Parts of America Are Becoming Uninsurable

A combination of population growth in hazard zones, climate change, and bad policy may be creating property insurance issues for homeowners as these areas are becoming uninsurable or harder to insure. Areas prone to wind, flood, and wildfire damage are many of the same areas that have seen an increase in construction and relocation from other parts of the country. For example, Florida endures more hurricanes than other states, but experienced population growth between 2000 and 2020 at a rate twice as fast as the rest of the country.1 Over a similar timeframe, subsidies or distortions in insurance markets may have enabled migration to hazardous areas.

Hurricane Katrina of 2005, Hurricane Sandy of 2012, and Hurricanes Irma and Harvey of 2017 are among the top 10 costliest world natural disasters by insured losses.2 From 1990 to 2010, the population in areas most at risk of wildfires grew by 160%.1 California wildfires in 2020 and 2021 burned more area than the previous seven years combined.3 Now, insurance providers are dropping out of some markets like Florida and California altogether, where the perceived liability is too high to operate profitably.

High-risk areas are becoming more costly or harder to insure, how can homeowners prepare for the challenges ahead?

Risk Avoidance

If you are thinking about moving or buying a second home, it may be prudent to factor insurability into your assessment of preferred location and cost, potentially avoiding high-risk areas. The importance of insurance as a high or increasing expense may be greater if your move is already budget sensitive.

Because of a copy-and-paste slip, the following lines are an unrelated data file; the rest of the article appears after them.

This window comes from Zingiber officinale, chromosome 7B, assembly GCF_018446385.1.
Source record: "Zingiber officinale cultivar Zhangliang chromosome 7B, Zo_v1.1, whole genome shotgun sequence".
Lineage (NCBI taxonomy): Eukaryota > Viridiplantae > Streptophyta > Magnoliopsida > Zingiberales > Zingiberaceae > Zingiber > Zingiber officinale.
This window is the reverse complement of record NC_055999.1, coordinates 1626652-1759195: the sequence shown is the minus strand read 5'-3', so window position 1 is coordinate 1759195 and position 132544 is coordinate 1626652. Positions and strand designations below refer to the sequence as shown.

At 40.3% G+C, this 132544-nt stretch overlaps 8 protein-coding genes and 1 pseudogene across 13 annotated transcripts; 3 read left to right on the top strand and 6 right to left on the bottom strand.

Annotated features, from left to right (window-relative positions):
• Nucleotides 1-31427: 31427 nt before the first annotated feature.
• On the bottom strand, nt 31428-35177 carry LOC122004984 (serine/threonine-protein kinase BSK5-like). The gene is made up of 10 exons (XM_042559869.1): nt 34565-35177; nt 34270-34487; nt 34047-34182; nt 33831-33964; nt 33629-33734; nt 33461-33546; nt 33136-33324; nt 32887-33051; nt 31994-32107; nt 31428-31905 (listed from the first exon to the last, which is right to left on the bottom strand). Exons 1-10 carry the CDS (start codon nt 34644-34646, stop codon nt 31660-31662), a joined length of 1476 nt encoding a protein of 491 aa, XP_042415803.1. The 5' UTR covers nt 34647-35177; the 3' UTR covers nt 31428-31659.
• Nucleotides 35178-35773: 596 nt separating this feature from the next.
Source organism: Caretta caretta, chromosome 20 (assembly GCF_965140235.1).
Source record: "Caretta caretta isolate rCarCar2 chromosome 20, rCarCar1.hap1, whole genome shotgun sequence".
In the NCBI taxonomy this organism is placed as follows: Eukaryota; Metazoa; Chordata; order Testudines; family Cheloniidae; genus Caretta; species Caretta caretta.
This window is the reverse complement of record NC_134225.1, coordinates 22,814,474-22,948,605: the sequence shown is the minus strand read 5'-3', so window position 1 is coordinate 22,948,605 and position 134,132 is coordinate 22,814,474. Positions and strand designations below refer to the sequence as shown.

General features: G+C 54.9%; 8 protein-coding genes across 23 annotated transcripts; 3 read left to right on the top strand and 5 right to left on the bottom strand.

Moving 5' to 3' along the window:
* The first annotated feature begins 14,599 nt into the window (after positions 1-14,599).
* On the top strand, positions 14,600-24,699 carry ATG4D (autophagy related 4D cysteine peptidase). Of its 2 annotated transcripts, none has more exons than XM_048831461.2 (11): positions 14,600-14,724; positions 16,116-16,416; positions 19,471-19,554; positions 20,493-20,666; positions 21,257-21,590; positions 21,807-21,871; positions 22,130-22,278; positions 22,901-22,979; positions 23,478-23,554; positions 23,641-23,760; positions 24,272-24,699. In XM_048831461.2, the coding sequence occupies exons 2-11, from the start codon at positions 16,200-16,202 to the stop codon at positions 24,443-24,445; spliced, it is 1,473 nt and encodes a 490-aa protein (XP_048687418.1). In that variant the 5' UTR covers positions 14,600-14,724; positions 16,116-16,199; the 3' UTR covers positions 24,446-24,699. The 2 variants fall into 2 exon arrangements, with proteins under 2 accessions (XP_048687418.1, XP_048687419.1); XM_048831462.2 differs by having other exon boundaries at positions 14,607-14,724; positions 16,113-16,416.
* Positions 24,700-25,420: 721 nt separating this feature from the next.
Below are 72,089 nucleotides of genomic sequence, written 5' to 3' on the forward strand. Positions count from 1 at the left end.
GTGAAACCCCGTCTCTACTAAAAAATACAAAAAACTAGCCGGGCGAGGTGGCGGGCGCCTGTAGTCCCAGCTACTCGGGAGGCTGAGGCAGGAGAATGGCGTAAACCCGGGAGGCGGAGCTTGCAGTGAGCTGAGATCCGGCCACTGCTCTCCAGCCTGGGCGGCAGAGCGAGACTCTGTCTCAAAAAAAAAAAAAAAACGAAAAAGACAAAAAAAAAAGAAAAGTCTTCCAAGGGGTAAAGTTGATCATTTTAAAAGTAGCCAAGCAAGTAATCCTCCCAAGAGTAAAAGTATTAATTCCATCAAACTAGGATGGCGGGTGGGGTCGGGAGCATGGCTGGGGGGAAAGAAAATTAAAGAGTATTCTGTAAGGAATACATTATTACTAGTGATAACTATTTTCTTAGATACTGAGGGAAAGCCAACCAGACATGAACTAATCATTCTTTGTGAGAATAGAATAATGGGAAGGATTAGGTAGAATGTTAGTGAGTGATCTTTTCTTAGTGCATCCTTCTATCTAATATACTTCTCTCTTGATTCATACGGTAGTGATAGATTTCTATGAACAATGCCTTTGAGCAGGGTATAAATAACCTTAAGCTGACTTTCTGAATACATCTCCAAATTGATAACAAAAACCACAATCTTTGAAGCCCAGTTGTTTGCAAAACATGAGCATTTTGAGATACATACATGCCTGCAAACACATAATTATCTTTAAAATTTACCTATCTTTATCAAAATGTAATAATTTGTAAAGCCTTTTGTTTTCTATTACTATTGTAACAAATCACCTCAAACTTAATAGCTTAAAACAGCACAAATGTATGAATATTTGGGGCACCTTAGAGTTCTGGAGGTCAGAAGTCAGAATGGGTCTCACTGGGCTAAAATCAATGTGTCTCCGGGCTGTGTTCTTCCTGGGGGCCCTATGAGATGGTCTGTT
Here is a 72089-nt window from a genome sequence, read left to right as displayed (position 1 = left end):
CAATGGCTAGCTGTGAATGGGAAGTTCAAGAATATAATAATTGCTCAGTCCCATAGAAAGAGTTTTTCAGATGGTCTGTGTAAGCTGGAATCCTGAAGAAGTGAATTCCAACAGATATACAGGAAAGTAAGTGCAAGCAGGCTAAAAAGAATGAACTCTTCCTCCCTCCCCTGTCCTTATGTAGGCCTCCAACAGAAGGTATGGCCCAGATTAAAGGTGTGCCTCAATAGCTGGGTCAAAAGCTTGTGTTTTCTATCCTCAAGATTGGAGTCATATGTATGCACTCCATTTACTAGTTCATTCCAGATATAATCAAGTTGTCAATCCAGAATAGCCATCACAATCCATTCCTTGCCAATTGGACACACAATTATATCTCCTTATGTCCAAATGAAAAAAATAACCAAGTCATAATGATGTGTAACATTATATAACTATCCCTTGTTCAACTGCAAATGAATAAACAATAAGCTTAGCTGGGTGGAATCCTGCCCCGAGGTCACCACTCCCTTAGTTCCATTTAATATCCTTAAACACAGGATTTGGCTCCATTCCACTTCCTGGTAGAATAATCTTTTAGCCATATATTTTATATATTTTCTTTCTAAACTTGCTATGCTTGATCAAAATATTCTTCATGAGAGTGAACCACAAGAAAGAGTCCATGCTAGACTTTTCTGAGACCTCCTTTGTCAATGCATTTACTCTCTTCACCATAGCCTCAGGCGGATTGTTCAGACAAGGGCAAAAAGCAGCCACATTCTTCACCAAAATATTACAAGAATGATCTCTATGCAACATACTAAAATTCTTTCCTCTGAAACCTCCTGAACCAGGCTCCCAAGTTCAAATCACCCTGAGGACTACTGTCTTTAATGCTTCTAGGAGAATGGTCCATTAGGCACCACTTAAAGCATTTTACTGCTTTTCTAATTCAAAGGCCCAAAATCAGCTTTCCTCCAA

Mitigation Measures

Implementing risk mitigation measures can make a property more insurable. This may include reinforcing pre-existing structures, installing storm water systems, or hardscape and landscape modifications. Local governments may have guidelines to consult for best-practices, designs, and materials.

State Insurance Pools

In some cases, states may have insurance pools to provide coverage for high-risk properties that struggle to find coverage in the private market. These programs are typically designed as a last resort for those who cannot obtain coverage elsewhere. These may be found under the name FAIR Plan, or Fair Access to Insurance Requirements. Keep in mind that they are usually more expensive with limited protection compared to traditional private insurance.

Community Engagement and Policy Change

Engaging with your local community to address broader issues related to risk and sustainability could be beneficial. Initiatives focused on disaster preparedness, infrastructure improvements, and zoning regulations can help create a safer environment.

Explore Insurance Options

Some insurers may specialize in providing coverage for high-risk areas, so it’s worth shopping around to find the best options available. Policy design may require more attention as well, for example awareness of special deductibles that are higher for storm damage.

Talk to Neighbors

The folks next door or other similar homeowners may have insights as to what has worked for them, including required changes to the property or compromises on insurance costs and coverage.

Stay Informed and Plan Ahead

Stay informed about the specific risks in the area. Have appropriate emergency supplies and an emergency preparedness plan.


Save for potential losses and have a financial plan in place. Homeowners may need to be prepared to cover certain risks themselves if insurance becomes unavailable or too expensive. This could include projecting the financial impact of a total loss and being psychologically comfortable with an uninsured property.

In Conclusion

A responsible and flexible approach is likely to incorporate several of the ideas above. Your plans may need to adapt over time, as local regulations are changed, or insurance products are modified to accommodate property owners subject to increased risks. Navigating these challenges may require consulting with a variety of professionals, including real estate agents, insurers, contractors, and financial advisors. If these concerns are part of your current or future lifestyle, Heritage can help discuss how they may factor into your overall financial health.





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